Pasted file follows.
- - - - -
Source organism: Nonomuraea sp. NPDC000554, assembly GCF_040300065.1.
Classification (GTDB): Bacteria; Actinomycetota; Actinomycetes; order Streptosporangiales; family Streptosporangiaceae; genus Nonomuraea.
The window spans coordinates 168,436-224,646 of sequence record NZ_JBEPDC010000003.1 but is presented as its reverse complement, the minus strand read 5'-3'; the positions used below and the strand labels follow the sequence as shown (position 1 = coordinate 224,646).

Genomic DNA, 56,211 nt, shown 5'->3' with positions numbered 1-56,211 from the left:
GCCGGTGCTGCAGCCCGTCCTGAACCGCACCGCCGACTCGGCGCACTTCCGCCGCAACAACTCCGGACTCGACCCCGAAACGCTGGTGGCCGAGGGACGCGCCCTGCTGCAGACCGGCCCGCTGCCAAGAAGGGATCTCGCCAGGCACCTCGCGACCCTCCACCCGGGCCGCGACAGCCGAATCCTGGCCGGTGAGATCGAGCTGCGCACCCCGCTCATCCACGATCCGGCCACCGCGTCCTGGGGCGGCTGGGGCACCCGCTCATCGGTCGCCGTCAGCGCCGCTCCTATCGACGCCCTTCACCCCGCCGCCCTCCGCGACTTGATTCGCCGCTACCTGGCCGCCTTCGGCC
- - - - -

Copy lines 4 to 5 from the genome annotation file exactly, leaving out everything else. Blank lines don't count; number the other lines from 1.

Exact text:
Genomic DNA, 56,211 nt, shown 5'->3' with positions numbered 1-56,211 from the left:
GCCGGTGCTGCAGCCCGTCCTGAACCGCACCGCCGACTCGGCGCACTTCCGCCGCAACAACTCCGGACTCGACCCCGAAACGCTGGTGGCCGAGGGACGCGCCCTGCTGCAGACCGGCCCGCTGCCAAGAAGGGATCTCGCCAGGCACCTCGCGACCCTCCACCCGGGCCGCGACAGCCGAATCCTGGCCGGTGAGATCGAGCTGCGCACCCCGCTCATCCACGATCCGGCCACCGCGTCCTGGGGCGGCTGGGGCACCCGCTCATCGGTCGCCGTCAGCGCCGCTCCTATCGACGCCCTTCACCCCGCCGCCCTCCGCGACTTGATTCGCCGCTACCTGGCCGCCTTCGGCC